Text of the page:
The Best Way to Make Apple Cider

homemade apple ciderNow you can make the best cider you’ve ever tasted! All natural, safe to drink and full-bodied. What’s the secret? Making it in a press so easy to sanitize that pasteurization is not needed.

Making cider is simple – two hours from start to finish. It is a great family activity that your children and grandchildren will remember for years to come. But whether you are a serious cider maker or a curious cider maker, you are going to need a cider press.

lehmans cider press

Our stainless steel cider press is available at Lehmans.com

The Story of Lehman’s Cider Press

Years ago, we wanted to offer a cider press, but when we looked at what was available we couldn’t locate a cider press that was high-quality, hygienic stainless steel – the best for fresh, healthy and safe cider. So we decided to make our own!

The idea came from Galen Lehman (CEO of Lehman’s and son of founder Jay Lehman), and our products development team did the design work and built the prototype. This amazing machine is now made for us locally and assembled by Lehman’s craftsmen in our Kidron, Ohio shop.

“We looked at the best antique cider presses we could find,” said Galen. “We saw that the wood frames were consistently cracked, warped, broken or damaged by insects. Also, we know that the natural sugars in cider soak into the wood and create a perfect medium for bacteria. So, we started from the position of saying it must not be made of wood.”

top of cider press

Fun fact: it takes about 34 apples to make one gallon of cider. This press can crank out up to 18 gallons in an hour (depending on what kind of apples you use).

The idea of using stainless for all metal parts exposed to food is what restaurants do. It’s the right way to handle food, which is why we designed our all-stainless-steel cider press to have many advantages over traditional wooden presses.

  • No wood that must be treated against rot and mildew
  • Nothing touches your fruit except hygienic stainless-steel components – from whole fruit to pulp to juice Smooth-action nylon bearings
  • Frame is rust-resistant powder-coated steel
  • Heavy-duty flywheel (15 3/4″OD) on apple grinder is made of solid cast iron from an Ohio foundry
  • Flywheel has comfortable wooden handle
  • 12″OD cage can hold close to a bushel of apples at one time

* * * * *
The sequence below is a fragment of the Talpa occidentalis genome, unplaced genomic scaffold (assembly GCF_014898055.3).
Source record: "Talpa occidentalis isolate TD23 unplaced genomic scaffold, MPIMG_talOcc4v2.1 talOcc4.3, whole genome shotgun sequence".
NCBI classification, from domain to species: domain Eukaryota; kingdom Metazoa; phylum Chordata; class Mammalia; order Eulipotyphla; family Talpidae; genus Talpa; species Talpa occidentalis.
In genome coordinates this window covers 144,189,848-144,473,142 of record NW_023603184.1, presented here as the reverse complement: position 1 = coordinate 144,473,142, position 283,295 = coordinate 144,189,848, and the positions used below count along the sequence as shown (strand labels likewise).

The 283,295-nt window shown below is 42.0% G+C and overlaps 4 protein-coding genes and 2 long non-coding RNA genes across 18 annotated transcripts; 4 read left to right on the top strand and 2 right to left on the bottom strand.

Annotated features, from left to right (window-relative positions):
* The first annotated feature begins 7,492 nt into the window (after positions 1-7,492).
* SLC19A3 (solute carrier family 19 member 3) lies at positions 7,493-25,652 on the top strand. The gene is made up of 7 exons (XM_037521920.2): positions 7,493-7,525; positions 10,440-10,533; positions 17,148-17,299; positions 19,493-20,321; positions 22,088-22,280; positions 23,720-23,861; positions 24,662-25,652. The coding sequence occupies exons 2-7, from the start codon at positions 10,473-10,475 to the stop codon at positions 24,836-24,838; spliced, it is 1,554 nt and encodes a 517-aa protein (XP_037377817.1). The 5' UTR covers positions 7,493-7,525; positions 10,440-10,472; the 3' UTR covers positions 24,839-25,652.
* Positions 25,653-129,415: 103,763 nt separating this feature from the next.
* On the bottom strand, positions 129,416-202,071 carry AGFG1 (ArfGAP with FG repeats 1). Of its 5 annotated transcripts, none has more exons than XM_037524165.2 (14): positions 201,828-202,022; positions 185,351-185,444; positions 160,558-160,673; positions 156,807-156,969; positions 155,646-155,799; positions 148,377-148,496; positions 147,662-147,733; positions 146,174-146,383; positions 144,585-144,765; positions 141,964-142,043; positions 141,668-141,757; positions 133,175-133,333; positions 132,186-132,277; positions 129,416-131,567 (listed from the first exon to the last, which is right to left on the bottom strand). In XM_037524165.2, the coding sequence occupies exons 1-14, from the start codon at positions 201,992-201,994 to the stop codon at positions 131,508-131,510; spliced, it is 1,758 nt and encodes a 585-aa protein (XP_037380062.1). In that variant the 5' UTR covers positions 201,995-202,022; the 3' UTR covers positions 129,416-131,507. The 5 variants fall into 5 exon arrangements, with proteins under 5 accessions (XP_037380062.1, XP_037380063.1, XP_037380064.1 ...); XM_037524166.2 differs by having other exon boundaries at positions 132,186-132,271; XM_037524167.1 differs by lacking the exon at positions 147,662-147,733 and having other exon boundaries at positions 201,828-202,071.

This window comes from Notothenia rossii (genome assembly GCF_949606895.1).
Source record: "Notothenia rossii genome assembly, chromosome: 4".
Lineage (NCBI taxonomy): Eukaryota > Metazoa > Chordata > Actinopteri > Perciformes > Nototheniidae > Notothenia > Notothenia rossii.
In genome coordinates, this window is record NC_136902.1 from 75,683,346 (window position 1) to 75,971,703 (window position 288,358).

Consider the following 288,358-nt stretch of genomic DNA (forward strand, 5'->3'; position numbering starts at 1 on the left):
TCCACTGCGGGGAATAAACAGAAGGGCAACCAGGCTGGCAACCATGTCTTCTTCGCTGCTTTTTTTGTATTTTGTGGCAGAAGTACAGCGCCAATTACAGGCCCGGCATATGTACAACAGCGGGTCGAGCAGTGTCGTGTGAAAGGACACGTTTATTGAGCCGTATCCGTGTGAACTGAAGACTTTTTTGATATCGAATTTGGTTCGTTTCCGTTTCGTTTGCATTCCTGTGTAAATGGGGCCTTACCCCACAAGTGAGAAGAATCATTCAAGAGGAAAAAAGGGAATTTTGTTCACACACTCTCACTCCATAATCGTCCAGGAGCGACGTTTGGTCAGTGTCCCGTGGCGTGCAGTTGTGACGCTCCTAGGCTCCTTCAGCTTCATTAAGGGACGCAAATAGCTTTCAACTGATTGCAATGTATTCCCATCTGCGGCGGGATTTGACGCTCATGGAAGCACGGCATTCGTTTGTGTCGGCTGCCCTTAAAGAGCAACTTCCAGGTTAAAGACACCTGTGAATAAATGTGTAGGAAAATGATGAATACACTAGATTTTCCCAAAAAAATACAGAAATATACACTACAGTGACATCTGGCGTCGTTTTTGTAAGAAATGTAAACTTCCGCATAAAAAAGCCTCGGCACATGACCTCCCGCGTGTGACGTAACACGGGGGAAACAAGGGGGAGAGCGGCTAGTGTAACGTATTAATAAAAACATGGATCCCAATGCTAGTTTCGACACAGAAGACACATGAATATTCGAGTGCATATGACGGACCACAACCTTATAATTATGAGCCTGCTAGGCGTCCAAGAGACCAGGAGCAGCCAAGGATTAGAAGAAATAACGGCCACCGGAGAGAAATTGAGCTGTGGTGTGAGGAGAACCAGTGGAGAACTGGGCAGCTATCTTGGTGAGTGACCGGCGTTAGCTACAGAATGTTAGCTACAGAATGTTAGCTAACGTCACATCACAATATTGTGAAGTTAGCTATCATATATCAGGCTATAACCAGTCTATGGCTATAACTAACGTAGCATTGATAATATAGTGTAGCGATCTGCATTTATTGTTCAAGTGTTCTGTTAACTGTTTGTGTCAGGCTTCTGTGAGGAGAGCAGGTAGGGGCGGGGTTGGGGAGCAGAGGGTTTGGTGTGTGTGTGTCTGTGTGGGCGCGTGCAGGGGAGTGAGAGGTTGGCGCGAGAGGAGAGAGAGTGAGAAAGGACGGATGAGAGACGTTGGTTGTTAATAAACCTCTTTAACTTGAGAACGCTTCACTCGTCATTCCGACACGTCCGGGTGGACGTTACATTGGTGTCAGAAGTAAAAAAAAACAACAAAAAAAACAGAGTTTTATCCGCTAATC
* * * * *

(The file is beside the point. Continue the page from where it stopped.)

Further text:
• Manufactured in the USA close to our Ohio retail store – other presses are merely assembled in the USA
  • Store-bought cider is pasteurized, which is required by the FDA. It tastes watery and lacks body, color and flavor – not to mention the reduction in nutritional value.

The Type of Apples You Need

fruit harvesterYou can make pure, full bodied cider (not juice) using only one ingredient: apples. The only secret is which type of apples you use. The qualities that apple experts consider when classifying apples into groups are sugar (sweetness), acidity (tartness), and tannin (bitterness). Mixing apples that carry these various attributes is what gives a homemade cider a robust flavor and satisfying “mouthfeel”. Apple aficionados recommend a mix that is 15% bitter, 35% sharp and 50% sweet. Experiment with the mix of apples until you get the robust, earthy taste you like best – there is no wrong mix!

Sweet Apples
Sugar! These apples make your cider sweet, but they’ll need partners from the other groups:

  • Golden Delicious
  • Fuji
  • Gala
  • Red Delicious
  • Jonagold

Sharp Apples
Tartness comes with higher acid levels:

  • Gravenstein
  • McIntosh
  • Northern Spy
  • Winesap
  • Liberty

Bitter Apples (including Bitter-Sweet and Bitter-Sharp)
Bitter-sweets are high in the tannins that add complex flavor to ciders, and high in sugar. Bitter-sharp and bitter-tart are two names for the group of apples that are high in tannins, with plenty of acid:

  • Dolgo Crabapple
  • Cortland
  • Newtown
  • Foxwhelp
  • Porter’s Perfection

Good luck and happy cider-making!

 

Glenda Ervin

About Glenda Ervin

Lehman's™ Vice President of Marketing and daughter of founder Jay Lehman. She has filled her home with Lehman's products, and enjoys the challenge of using low tech in a high tech life. In addition to media relations and advertising for Lehman's, she speaks to groups about the history of Lehman's and the unique growth of the family owned and operated business.